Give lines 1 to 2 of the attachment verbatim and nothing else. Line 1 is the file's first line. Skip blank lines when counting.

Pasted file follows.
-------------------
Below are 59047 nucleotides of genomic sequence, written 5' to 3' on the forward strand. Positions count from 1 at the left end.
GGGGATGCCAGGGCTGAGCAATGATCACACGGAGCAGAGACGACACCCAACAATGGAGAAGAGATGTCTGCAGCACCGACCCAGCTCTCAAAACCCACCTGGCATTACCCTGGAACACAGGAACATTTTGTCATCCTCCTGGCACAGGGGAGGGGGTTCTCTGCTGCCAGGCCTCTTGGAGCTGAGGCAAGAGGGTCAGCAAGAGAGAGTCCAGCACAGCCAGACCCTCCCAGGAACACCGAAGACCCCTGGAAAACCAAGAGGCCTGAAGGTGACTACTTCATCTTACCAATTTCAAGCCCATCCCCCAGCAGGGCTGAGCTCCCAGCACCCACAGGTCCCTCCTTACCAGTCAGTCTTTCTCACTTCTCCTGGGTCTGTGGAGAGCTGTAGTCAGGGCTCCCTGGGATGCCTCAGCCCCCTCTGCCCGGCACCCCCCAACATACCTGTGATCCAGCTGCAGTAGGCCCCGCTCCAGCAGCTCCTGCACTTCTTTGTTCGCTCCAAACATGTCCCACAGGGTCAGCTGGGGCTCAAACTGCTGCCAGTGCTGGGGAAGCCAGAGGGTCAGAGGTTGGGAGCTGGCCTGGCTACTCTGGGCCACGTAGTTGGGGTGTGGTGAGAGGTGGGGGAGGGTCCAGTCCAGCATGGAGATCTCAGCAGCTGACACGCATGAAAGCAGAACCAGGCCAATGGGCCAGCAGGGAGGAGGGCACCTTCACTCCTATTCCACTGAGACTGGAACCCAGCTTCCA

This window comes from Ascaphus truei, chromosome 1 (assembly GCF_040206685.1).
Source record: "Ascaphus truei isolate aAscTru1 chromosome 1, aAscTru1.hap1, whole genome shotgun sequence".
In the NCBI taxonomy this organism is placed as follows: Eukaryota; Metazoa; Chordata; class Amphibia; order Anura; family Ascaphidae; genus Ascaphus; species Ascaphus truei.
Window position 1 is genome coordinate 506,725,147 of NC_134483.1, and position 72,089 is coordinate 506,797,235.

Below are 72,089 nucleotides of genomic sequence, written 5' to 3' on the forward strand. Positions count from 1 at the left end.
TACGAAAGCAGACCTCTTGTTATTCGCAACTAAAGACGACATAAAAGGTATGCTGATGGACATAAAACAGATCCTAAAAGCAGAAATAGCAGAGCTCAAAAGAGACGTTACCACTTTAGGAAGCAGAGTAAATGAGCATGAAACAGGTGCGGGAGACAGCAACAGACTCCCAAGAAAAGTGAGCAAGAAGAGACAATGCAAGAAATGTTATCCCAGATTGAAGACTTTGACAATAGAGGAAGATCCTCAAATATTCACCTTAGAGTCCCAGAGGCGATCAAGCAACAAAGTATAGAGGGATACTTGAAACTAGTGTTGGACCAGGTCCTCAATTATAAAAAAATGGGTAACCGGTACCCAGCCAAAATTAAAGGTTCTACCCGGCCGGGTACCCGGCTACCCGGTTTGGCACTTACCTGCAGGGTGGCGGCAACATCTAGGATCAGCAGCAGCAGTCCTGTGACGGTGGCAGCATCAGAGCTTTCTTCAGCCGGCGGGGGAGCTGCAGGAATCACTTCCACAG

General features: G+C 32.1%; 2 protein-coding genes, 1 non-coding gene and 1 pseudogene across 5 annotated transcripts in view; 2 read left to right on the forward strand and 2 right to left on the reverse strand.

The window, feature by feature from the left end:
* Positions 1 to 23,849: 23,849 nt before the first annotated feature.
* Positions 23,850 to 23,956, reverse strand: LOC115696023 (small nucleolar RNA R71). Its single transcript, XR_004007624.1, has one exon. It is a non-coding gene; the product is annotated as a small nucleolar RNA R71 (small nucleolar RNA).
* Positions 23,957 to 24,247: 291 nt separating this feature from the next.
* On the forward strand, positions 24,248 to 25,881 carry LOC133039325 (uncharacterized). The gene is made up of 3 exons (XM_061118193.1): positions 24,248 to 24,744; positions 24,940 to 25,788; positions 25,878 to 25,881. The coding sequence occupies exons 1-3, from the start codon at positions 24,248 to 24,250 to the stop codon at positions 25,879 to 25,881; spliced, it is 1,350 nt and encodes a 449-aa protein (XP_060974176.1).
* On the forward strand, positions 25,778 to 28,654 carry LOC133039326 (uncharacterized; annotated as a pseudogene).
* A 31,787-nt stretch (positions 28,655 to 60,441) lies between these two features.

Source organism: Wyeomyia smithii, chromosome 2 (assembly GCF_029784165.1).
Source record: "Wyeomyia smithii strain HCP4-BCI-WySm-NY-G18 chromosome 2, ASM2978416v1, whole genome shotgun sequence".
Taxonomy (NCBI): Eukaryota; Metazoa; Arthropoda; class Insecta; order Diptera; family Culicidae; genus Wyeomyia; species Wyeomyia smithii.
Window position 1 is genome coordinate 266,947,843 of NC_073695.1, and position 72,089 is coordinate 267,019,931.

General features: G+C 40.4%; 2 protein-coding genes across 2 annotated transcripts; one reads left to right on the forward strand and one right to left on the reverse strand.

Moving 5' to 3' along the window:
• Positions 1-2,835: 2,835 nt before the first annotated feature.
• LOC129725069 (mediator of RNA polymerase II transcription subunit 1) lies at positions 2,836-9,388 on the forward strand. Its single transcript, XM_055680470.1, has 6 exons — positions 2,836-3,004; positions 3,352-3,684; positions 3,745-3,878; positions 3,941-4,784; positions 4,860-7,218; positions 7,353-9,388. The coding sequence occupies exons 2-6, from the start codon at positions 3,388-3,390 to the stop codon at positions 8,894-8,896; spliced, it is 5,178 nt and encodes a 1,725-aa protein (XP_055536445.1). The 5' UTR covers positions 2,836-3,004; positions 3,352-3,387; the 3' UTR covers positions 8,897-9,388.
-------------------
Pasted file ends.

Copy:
Below are 59047 nucleotides of genomic sequence, written 5' to 3' on the forward strand. Positions count from 1 at the left end.
GGGGATGCCAGGGCTGAGCAATGATCACACGGAGCAGAGACGACACCCAACAATGGAGAAGAGATGTCTGCAGCACCGACCCAGCTCTCAAAACCCACCTGGCATTACCCTGGAACACAGGAACATTTTGTCATCCTCCTGGCACAGGGGAGGGGGTTCTCTGCTGCCAGGCCTCTTGGAGCTGAGGCAAGAGGGTCAGCAAGAGAGAGTCCAGCACAGCCAGACCCTCCCAGGAACACCGAAGACCCCTGGAAAACCAAGAGGCCTGAAGGTGACTACTTCATCTTACCAATTTCAAGCCCATCCCCCAGCAGGGCTGAGCTCCCAGCACCCACAGGTCCCTCCTTACCAGTCAGTCTTTCTCACTTCTCCTGGGTCTGTGGAGAGCTGTAGTCAGGGCTCCCTGGGATGCCTCAGCCCCCTCTGCCCGGCACCCCCCAACATACCTGTGATCCAGCTGCAGTAGGCCCCGCTCCAGCAGCTCCTGCACTTCTTTGTTCGCTCCAAACATGTCCCACAGGGTCAGCTGGGGCTCAAACTGCTGCCAGTGCTGGGGAAGCCAGAGGGTCAGAGGTTGGGAGCTGGCCTGGCTACTCTGGGCCACGTAGTTGGGGTGTGGTGAGAGGTGGGGGAGGGTCCAGTCCAGCATGGAGATCTCAGCAGCTGACACGCATGAAAGCAGAACCAGGCCAATGGGCCAGCAGGGAGGAGGGCACCTTCACTCCTATTCCACTGAGACTGGAACCCAGCTTCCA